President Biden’s decision to direct the FBI to declassify key documents relating to Saudi Arabia’s connection to the 9/11 attacks is the latest example of his administration’s apparent desire to forge a different relationship with the Saudi regime from that of its predecessors.
The president also took the opportunity of his first foreign policy speech to call for an end to US support for “offensive operations” by the Saudi-led coalition in its brutal war in Yemen, including “relevant arms sales.” He also released US intelligence assessments documenting the role of Saudi Crown Prince Mohammed Bin Salman in ordering the murder of dissident Saudi journalist Jamal Khashoggi. This is all to the good.
Unfortunately, the administration hasn’t done nearly enough to follow up on these actions. President Biden has rebuffed Congressional efforts to define in detail what he means by “relevant arms sales” to Saudi Arabia that can be used in offensive operations, and the US has continued to provide maintenance and spare parts that are essential to Riyadh’s prosecution of the war, including an offer of $500 million in support of attack helicopters that have been used in the Yemen war, announced just last week.
The Saudis are highly unlikely to end the blockade without outside pressure, and the US is particularly well situated to apply it.
The biggest flaw in the Biden policy toward Saudi Arabia, however, has been its failure to use all the leverage at its disposal to get the regime to end its blockade of essential imports into Yemen. The blockade has been a major contributor to the humanitarian catastrophe in Yemen, which the UN notes has resulted in the deaths of nearly a quarter of a million people since the start of the Yemen war in March 2015.
The blockade continues to do real damage. In August, imports of fuel allowed through the crucial Yemeni port of Hodeidah amounted to less than 3% of the nation’s total needs. This denial of entry for this vital import stems back to January of 2021; in February no fuel at all was allowed to get in through Hodeidah. In addition, the Saudi coalition continues to hinder flights into the major airport in the Yemeni capital of Sana’a. As CARE and the Norwegian Refugee Council wrote in a joint statement last month, “Sana’a’s airport closure for the fifth consecutive year has left stranded at least 32,000 critically ill Yemeni patients in need of life-saving treatment abroad, since the first and last medical flights in February last year. A coalition of over 50 peace, human rights, and social justice organizations, including the Friends Committee on National Legislation, MADRE, MoveOn, Win Without War, and the Yemen Relief and Reconstruction Foundation has called upon Congress to “prohibit any further US assistance or support to the Saudi-UAE coalition’s war and blockade on Yemen, including intelligence sharing, logistics, spare parts, and maintenance activities.”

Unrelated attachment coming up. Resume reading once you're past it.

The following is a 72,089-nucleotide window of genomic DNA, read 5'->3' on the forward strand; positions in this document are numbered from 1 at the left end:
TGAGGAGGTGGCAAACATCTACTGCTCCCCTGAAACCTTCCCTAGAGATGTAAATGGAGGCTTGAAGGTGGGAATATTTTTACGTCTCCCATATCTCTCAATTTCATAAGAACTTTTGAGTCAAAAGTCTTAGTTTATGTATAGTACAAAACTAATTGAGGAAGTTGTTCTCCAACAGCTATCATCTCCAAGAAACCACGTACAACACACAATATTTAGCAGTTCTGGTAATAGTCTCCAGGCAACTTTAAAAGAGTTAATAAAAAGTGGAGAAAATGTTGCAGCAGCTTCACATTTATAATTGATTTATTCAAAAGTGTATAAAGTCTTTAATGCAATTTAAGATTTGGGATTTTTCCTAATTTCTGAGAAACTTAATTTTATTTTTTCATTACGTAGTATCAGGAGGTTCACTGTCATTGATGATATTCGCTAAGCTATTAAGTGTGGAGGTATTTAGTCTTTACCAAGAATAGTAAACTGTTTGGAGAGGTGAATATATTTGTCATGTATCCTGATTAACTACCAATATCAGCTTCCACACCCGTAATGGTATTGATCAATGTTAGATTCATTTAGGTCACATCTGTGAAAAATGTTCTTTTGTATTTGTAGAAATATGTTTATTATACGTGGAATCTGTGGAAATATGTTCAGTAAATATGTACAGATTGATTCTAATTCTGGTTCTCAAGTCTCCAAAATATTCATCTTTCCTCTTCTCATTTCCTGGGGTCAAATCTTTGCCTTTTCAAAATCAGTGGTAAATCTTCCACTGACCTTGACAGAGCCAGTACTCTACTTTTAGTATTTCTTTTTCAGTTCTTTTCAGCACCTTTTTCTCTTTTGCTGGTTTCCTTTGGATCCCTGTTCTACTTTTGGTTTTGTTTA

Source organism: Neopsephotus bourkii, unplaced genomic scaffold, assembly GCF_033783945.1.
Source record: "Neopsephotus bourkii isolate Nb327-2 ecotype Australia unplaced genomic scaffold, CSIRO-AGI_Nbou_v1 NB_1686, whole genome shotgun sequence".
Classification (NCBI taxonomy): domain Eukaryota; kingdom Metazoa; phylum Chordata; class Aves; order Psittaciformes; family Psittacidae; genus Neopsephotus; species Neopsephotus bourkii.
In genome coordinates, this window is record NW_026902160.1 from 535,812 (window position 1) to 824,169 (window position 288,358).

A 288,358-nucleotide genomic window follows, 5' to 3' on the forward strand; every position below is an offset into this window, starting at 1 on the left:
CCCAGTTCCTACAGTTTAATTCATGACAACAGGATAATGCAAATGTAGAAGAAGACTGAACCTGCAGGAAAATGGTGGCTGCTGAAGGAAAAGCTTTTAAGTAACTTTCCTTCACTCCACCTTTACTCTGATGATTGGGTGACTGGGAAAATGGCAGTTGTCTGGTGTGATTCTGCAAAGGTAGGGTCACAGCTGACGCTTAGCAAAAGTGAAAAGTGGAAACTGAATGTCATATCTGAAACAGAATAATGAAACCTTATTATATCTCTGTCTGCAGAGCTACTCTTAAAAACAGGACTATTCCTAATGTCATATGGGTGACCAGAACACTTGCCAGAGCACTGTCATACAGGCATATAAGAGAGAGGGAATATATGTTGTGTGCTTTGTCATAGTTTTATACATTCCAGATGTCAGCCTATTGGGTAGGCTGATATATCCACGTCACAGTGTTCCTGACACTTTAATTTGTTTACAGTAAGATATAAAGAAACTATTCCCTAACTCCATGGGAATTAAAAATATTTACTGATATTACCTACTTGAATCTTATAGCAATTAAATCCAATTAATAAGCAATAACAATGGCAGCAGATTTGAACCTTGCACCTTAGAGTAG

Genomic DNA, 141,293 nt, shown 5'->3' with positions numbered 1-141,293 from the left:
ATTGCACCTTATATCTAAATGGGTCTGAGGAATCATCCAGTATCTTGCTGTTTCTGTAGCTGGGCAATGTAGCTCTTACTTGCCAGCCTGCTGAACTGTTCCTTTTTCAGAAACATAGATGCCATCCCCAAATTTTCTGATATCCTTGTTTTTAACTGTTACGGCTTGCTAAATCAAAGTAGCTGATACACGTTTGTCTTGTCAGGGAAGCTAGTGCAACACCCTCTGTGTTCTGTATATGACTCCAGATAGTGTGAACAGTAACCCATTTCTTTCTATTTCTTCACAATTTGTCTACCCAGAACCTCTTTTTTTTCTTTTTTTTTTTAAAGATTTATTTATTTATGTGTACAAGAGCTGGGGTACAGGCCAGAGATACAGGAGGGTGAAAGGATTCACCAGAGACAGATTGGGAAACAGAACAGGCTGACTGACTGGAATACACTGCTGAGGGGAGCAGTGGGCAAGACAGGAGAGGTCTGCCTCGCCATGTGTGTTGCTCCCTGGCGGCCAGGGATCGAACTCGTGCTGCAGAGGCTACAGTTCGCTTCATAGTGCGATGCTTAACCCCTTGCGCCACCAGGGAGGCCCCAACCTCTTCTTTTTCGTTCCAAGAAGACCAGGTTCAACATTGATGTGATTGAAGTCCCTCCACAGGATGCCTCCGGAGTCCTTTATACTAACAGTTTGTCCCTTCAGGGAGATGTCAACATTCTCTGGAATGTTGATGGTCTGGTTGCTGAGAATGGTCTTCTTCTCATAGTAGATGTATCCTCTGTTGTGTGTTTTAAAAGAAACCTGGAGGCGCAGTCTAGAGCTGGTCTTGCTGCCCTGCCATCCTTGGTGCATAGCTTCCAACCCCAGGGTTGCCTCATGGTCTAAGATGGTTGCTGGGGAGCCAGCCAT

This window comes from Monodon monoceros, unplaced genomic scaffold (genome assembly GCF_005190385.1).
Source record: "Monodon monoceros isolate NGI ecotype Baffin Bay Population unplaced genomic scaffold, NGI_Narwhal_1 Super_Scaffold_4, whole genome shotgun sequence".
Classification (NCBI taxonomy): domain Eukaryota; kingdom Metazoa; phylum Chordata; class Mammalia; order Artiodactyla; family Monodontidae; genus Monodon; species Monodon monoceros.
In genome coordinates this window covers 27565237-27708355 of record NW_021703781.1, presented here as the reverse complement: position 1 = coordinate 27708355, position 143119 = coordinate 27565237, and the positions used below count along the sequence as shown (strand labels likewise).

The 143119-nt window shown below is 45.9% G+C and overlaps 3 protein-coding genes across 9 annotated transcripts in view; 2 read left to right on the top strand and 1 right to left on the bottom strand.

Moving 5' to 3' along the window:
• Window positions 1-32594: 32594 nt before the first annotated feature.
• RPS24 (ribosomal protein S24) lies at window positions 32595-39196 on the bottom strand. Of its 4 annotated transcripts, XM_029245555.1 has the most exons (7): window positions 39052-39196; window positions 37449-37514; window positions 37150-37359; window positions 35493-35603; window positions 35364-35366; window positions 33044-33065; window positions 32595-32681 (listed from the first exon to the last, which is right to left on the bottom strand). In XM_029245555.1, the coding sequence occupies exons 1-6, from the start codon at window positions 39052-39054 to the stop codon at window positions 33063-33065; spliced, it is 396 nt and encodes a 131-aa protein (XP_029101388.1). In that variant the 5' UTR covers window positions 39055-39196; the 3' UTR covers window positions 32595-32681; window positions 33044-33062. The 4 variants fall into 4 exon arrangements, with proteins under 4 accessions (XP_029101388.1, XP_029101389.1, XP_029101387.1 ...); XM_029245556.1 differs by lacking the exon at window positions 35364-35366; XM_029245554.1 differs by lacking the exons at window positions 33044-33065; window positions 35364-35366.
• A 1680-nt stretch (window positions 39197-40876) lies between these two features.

As World Food Programme Executive Director David Beasley told the UN Security Council earlier this year, “It is hell on earth in many places in Yemen right now . . . The blockade must be lifted, as a humanitarian act. Otherwise, millions more will spiral into crisis.”
The Saudis are highly unlikely to end the blockade without outside pressure, and the US is particularly well situated to apply it. As noted by Bruce Reidel of the Brookings Institution, US maintenance and spare parts enable offensive Saudi operations in Yemen; as such these activities should be stopped if the Biden administration is to live up to its own rhetoric. Threatening to cut them off from military support would certainly get the attention of the Saudi leadership, and could well change their policy on the blockade. Back in May 2021, a group of 16 Democratic Senators led by Senator Elizabeth Warren (D-MA) sent a letter to President Biden calling for an end to all US arms and military support for the Saudi regime and asserted that, “Immediate and decisive action must be taken to end the ongoing blockade of fuel imports that is exacerbating the growing humanitarian crisis.” The Biden administration Special Envoy for Yemen Timothy Lenderking has expressed disapproval of any action that would impede the import of crucial supplies to Yemen, but the Biden administration has failed to take forceful steps to back up his words.
If the Biden administration fails to do what it should to press Riyadh to end the blockade, Congress needs to act. Representative Ro Khanna (D-CA) has proposed an amendment to the National Defense Authorization Act (NDAA) that would cut off all US military support for Saudi Arabia, including arms sales, spare parts, and maintenance. It is timely and essential if the US is to make a difference in ending the suffering in Yemen and help promote an inclusive peace agreement to end the war.
William D. Hartung is the director of the Arms and Security Program at the Center for International Policy.